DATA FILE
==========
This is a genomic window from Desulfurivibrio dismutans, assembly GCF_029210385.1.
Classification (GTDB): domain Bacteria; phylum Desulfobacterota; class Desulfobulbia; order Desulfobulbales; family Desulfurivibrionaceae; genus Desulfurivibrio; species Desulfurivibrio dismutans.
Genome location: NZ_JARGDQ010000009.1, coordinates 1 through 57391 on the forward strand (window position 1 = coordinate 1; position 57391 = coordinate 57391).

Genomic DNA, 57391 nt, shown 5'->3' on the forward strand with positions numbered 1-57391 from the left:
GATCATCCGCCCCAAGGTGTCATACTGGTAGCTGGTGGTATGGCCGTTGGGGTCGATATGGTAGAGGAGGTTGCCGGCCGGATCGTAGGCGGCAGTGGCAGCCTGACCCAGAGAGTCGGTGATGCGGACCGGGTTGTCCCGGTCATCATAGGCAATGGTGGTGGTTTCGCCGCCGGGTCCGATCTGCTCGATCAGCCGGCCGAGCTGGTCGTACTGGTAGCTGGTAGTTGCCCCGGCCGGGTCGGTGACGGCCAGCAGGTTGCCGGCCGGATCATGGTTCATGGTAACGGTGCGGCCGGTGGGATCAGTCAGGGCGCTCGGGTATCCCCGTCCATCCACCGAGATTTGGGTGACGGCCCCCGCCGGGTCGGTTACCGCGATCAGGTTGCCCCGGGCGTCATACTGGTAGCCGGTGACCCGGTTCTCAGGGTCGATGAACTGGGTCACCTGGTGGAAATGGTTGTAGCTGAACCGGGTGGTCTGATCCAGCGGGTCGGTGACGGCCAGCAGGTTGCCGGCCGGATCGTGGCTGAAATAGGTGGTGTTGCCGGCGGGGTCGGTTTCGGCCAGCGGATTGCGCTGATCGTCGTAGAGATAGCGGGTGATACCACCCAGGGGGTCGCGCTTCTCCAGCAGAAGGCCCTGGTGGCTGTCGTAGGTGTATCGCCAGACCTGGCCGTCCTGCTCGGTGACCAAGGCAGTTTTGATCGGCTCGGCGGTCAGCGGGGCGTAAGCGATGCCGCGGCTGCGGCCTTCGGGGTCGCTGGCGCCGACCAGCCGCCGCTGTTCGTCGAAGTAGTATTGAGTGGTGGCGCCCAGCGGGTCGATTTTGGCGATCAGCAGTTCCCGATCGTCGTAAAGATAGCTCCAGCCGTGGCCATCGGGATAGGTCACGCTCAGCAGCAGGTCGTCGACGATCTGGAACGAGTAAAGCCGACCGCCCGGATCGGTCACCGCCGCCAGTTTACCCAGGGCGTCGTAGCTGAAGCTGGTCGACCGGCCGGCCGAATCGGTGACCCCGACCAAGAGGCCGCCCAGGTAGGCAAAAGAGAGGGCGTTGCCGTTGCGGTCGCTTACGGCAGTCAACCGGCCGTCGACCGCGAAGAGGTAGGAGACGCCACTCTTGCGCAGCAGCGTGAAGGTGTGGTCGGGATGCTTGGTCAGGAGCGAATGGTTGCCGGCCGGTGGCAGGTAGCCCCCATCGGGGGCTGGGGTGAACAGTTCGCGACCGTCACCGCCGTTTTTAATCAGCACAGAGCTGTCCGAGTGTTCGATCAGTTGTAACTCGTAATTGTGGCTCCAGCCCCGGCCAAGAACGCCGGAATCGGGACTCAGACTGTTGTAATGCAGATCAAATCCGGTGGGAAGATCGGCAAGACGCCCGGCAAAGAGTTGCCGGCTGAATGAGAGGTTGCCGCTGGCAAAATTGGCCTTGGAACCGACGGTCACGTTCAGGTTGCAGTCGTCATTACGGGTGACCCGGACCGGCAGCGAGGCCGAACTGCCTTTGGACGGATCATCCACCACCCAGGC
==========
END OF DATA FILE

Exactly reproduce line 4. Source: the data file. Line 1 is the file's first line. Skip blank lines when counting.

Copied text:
Genomic DNA, 57391 nt, shown 5'->3' on the forward strand with positions numbered 1-57391 from the left: